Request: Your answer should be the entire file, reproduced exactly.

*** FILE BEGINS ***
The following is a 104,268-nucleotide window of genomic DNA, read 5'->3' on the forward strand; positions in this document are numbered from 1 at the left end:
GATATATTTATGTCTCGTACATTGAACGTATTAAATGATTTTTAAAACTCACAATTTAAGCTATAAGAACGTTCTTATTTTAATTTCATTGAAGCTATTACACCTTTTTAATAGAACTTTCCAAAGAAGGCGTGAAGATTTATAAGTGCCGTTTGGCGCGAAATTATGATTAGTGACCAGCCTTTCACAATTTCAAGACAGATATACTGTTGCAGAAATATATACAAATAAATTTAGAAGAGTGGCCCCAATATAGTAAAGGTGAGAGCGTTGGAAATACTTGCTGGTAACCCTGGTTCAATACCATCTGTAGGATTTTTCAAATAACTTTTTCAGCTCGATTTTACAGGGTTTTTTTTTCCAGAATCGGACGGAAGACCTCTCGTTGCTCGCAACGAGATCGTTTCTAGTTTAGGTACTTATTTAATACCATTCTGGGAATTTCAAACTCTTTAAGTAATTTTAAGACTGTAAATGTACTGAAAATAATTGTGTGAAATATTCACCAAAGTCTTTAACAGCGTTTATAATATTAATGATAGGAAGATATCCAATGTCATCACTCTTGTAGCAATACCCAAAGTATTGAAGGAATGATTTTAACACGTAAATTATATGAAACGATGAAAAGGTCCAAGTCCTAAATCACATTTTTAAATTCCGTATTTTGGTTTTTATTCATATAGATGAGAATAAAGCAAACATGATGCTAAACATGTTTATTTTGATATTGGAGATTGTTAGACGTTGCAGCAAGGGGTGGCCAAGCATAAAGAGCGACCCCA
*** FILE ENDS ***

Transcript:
The following is a 104,268-nucleotide window of genomic DNA, read 5'->3' on the forward strand; positions in this document are numbered from 1 at the left end:
GATATATTTATGTCTCGTACATTGAACGTATTAAATGATTTTTAAAACTCACAATTTAAGCTATAAGAACGTTCTTATTTTAATTTCATTGAAGCTATTACACCTTTTTAATAGAACTTTCCAAAGAAGGCGTGAAGATTTATAAGTGCCGTTTGGCGCGAAATTATGATTAGTGACCAGCCTTTCACAATTTCAAGACAGATATACTGTTGCAGAAATATATACAAATAAATTTAGAAGAGTGGCCCCAATATAGTAAAGGTGAGAGCGTTGGAAATACTTGCTGGTAACCCTGGTTCAATACCATCTGTAGGATTTTTCAAATAACTTTTTCAGCTCGATTTTACAGGGTTTTTTTTTCCAGAATCGGACGGAAGACCTCTCGTTGCTCGCAACGAGATCGTTTCTAGTTTAGGTACTTATTTAATACCATTCTGGGAATTTCAAACTCTTTAAGTAATTTTAAGACTGTAAATGTACTGAAAATAATTGTGTGAAATATTCACCAAAGTCTTTAACAGCGTTTATAATATTAATGATAGGAAGATATCCAATGTCATCACTCTTGTAGCAATACCCAAAGTATTGAAGGAATGATTTTAACACGTAAATTATATGAAACGATGAAAAGGTCCAAGTCCTAAATCACATTTTTAAATTCCGTATTTTGGTTTTTATTCATATAGATGAGAATAAAGCAAACATGATGCTAAACATGTTTATTTTGATATTGGAGATTGTTAGACGTTGCAGCAAGGGGTGGCCAAGCATAAAGAGCGACCCCA